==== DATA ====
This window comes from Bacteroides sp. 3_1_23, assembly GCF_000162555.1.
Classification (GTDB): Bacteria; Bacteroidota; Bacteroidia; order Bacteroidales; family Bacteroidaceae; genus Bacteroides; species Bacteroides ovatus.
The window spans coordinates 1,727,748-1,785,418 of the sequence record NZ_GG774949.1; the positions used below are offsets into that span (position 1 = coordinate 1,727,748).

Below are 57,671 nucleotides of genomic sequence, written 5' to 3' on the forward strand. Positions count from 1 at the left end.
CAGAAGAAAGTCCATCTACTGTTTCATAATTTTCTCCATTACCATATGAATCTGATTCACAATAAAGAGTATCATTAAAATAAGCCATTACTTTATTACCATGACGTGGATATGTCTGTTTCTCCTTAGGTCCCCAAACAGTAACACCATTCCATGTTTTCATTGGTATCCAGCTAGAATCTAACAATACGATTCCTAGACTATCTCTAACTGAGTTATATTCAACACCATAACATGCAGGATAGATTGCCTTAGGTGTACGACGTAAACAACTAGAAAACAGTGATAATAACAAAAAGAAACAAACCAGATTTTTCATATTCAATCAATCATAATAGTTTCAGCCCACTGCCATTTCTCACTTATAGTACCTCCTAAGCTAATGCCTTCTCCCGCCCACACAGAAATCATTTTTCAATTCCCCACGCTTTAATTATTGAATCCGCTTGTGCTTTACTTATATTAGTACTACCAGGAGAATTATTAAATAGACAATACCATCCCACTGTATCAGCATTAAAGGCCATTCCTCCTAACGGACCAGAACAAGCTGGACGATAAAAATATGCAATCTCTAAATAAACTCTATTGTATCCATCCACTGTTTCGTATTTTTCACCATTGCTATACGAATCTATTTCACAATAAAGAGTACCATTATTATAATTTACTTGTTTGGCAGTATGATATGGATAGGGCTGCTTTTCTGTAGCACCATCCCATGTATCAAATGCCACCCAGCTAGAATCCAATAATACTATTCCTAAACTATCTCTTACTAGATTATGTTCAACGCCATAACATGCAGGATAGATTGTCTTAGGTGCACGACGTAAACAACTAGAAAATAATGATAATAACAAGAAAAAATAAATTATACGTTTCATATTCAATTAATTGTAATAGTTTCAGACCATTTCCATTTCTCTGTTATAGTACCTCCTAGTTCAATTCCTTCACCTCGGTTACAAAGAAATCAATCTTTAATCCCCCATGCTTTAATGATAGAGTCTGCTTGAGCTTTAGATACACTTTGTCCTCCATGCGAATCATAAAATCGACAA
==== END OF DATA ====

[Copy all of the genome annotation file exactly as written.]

This window comes from Bacteroides sp. 3_1_23, assembly GCF_000162555.1.
Classification (GTDB): Bacteria; Bacteroidota; Bacteroidia; order Bacteroidales; family Bacteroidaceae; genus Bacteroides; species Bacteroides ovatus.
The window spans coordinates 1,727,748-1,785,418 of the sequence record NZ_GG774949.1; the positions used below are offsets into that span (position 1 = coordinate 1,727,748).

Below are 57,671 nucleotides of genomic sequence, written 5' to 3' on the forward strand. Positions count from 1 at the left end.
CAGAAGAAAGTCCATCTACTGTTTCATAATTTTCTCCATTACCATATGAATCTGATTCACAATAAAGAGTATCATTAAAATAAGCCATTACTTTATTACCATGACGTGGATATGTCTGTTTCTCCTTAGGTCCCCAAACAGTAACACCATTCCATGTTTTCATTGGTATCCAGCTAGAATCTAACAATACGATTCCTAGACTATCTCTAACTGAGTTATATTCAACACCATAACATGCAGGATAGATTGCCTTAGGTGTACGACGTAAACAACTAGAAAACAGTGATAATAACAAAAAGAAACAAACCAGATTTTTCATATTCAATCAATCATAATAGTTTCAGCCCACTGCCATTTCTCACTTATAGTACCTCCTAAGCTAATGCCTTCTCCCGCCCACACAGAAATCATTTTTCAATTCCCCACGCTTTAATTATTGAATCCGCTTGTGCTTTACTTATATTAGTACTACCAGGAGAATTATTAAATAGACAATACCATCCCACTGTATCAGCATTAAAGGCCATTCCTCCTAACGGACCAGAACAAGCTGGACGATAAAAATATGCAATCTCTAAATAAACTCTATTGTATCCATCCACTGTTTCGTATTTTTCACCATTGCTATACGAATCTATTTCACAATAAAGAGTACCATTATTATAATTTACTTGTTTGGCAGTATGATATGGATAGGGCTGCTTTTCTGTAGCACCATCCCATGTATCAAATGCCACCCAGCTAGAATCCAATAATACTATTCCTAAACTATCTCTTACTAGATTATGTTCAACGCCATAACATGCAGGATAGATTGTCTTAGGTGCACGACGTAAACAACTAGAAAATAATGATAATAACAAGAAAAAATAAATTATACGTTTCATATTCAATTAATTGTAATAGTTTCAGACCATTTCCATTTCTCTGTTATAGTACCTCCTAGTTCAATTCCTTCACCTCGGTTACAAAGAAATCAATCTTTAATCCCCCATGCTTTAATGATAGAGTCTGCTTGAGCTTTAGATACACTTTGTCCTCCATGCGAATCATAAAATCGACAA